Luckily for those in need of exercise, Paris has some nice public swimming pools - the Club Quartier Latin looks lovely - it's only 3.70 euros for a swim and Cathy Horyn went there during fashion week, which somehow reassures me that it must be reasonably hygienic and aesthetically pleasing. But maybe I'm missing out on a better pool. I once read about a public pool in Paris that still had its beautiful art deco interior intact. Ring any bells for anyone?

I also found a place that hires out lovely Dutch bicycles - look! Ding ding! - by the half day, day, weekend, even for three months if you're lucky enough to be in Paris that long.

Or maybe I could just blend in and not eat, smoke loads of cigarettes and drink coffee all day while I'm there.

I'll get in the Paris mood by seeing Dans Paris at the Institut Francais here in London before I go - something about depression, anyway it's got Romain Duris in it so who cares about the plot.

And when I return: To stave off post Paris malaise, Paris Je T'Aime is finally being released in the U.K on June 29th. It's taken so long I thought I'd missed its release and asked for it in my local DVD shop. I stood there for about ten minutes trying to explain to the boy working there that it was directed not by one person but lots of different people, but I couldn't remember who any of them were and he wasn't really getting the whole arrondissement scenario.


Here be the rules for this meme thing:

Each person tagged gives seven random facts about themselves. Those tagged need to write on their blog seven facts, as well as the rules of the game. You need to tag seven others and list their names on your blog. You have to leave those you plan on tagging a note in their comments so they know that they have been tagged and need to read your blog.

Lottie kindly tagged me so here goes:

1. As an (only) child I was obsessed with the cartoon of 'Inspector Gadget' and used to run round the block as if pursuing baddies with my hair in bunches, talking into my Casio digital watch.

2. I have not worn any bright red clothes for nine years.

3. Every time I think of something random I think I may have already mentioned it in a meme. Am I memed out? I am a bit paranoid about the amount of random info I may have sent out into the blogosphere; and that someone will catch me out and realise there are only 13 or so things I can come up with before I start repeating myself. Oh okay, that's not really one. Um...I have a tattoo. Did I tell you that before?

4. In the mid '80s I won a disco dancing competition on holiday in Bournemouth (what's more random, the competition or the fact that I went to Bournemouth on holiday?) I won a 7" single of a song called Pump It Up and a bag of Walker's Salt and Vinegar crisps.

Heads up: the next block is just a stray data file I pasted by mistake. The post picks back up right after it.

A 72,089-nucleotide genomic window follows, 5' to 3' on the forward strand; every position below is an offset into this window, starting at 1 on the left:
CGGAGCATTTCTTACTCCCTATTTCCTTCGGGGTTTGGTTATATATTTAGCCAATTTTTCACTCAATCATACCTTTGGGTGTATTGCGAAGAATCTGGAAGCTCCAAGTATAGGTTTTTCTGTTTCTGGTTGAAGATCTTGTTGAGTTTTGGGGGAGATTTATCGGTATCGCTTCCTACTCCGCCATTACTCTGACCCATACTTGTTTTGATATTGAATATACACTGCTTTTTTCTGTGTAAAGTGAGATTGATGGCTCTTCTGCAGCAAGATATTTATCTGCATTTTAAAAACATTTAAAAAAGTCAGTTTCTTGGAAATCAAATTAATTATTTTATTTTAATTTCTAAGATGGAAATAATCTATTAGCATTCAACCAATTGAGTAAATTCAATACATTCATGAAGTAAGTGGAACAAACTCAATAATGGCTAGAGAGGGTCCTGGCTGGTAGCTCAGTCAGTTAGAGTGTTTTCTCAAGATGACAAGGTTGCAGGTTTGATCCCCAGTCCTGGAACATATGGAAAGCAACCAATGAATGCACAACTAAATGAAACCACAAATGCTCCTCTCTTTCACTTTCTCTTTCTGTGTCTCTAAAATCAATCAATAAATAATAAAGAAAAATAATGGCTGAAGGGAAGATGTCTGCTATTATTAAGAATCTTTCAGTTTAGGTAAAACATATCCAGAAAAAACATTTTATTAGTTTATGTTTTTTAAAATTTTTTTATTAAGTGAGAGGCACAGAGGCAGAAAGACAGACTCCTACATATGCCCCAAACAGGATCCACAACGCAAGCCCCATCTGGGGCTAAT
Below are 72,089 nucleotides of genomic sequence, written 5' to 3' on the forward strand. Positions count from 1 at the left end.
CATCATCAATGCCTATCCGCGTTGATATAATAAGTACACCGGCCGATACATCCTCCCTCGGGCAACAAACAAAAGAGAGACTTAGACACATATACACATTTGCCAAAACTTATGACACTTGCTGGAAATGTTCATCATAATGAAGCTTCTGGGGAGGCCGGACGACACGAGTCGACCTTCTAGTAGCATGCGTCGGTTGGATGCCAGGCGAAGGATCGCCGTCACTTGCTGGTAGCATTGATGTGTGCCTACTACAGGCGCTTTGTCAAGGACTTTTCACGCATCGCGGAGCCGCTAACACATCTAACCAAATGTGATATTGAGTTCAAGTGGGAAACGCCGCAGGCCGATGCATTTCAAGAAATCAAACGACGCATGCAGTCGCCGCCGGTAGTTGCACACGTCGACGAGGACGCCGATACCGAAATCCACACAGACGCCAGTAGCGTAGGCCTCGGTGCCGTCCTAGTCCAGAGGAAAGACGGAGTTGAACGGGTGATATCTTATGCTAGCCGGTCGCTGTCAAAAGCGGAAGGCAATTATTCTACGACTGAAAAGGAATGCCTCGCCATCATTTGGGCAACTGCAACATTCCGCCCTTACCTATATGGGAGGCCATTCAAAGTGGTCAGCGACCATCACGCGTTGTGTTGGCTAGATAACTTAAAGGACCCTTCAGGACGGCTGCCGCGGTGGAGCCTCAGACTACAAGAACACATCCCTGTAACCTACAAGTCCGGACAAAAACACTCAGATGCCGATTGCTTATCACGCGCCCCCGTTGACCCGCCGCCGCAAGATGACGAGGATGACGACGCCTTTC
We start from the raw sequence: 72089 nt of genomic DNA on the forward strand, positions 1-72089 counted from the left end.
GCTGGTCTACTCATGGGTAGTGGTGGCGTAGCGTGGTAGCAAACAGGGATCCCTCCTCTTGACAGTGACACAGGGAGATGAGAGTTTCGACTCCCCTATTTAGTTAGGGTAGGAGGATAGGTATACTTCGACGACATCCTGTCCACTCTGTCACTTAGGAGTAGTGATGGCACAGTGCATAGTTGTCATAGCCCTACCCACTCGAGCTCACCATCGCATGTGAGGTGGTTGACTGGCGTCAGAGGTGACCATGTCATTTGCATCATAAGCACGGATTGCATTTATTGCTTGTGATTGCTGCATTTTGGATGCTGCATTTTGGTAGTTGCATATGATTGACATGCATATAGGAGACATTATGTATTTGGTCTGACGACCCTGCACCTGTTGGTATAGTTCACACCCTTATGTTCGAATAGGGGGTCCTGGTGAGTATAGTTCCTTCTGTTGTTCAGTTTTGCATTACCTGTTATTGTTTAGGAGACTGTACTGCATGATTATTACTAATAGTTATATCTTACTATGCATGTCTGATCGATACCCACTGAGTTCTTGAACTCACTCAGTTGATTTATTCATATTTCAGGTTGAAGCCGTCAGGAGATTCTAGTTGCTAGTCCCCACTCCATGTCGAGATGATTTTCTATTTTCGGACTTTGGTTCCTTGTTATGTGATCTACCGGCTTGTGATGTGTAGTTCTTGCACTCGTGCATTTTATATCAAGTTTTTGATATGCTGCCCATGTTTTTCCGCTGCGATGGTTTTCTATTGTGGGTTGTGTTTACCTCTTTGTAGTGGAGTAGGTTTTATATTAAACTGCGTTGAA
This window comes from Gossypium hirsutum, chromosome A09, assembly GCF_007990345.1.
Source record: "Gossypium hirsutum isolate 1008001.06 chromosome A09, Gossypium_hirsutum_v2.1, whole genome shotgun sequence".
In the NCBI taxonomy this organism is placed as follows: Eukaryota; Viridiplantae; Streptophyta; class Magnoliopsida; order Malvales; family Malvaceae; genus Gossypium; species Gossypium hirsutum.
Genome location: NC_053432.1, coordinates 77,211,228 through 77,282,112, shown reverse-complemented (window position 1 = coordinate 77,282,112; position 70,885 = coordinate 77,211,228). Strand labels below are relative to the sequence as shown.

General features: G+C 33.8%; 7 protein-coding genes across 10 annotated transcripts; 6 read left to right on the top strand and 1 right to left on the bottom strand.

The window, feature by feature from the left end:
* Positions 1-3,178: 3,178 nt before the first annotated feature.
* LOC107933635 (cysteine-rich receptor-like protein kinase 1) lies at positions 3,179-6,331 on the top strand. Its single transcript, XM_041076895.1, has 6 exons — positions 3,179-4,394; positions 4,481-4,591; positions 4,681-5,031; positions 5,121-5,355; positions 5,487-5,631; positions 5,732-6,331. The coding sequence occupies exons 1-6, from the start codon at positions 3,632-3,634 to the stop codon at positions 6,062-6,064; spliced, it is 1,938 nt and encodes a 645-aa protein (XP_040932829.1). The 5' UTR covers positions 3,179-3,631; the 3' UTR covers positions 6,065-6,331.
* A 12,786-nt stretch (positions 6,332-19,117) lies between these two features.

5. I'm in love with film, I love music, but have a deep and unexplained loathing of plays and musicals. They just make me cringe. Also when people break into song on television I have to hide behind the sofa.

6. It's quite unbelievable that I've kept this blog going for almost two years as usually any kind of routine goes out the window in a matter of days. There is actually nothing else regular and habitual in my life. Perhaps this is the rock that holds me together.

7. I have a collection of accidental collections. Somehow on my travels I always end up purchasing salt and pepper shakers, eggcups, more glassware - to the extent that I keep the surplus in a box under my bed, odd chandelier drops and eye creams. (And obviously bags and shoes but that's completely normal.) I also have a habit of always buying people decorative doorknobs or teapots (hi Mia!) as gifts.

Elizabeth, Julia, Adeleine, Ashley, Catharine, Lauren, Elisabeth - consider your good selves tagged.

Monday, May 21, 2007


This may turn out to be like when I went on about how great having a fringe was, only to have it trimmed a few days later which left me looking like I was trying to hide my frontal lobotomy scar for the next month.

This may turn out to be like when I said "You have to be careful 'cos you don't want to end up getting pissed and falling over," before doing exactly that which left me unable to walk.

This may be like when I said I was going to see Au Revoir Simone play live yesterday but instead stayed home with my foot up due to above (clue - it wasn't because my fringe wasn't up to their admittedly high standards.)

This may even turn out to be like when I finally got round to buying a bike, and went on about how great it is to pedal (ouch) along, only for it to languish in the hallway because.....I'm sure you can work out the rest.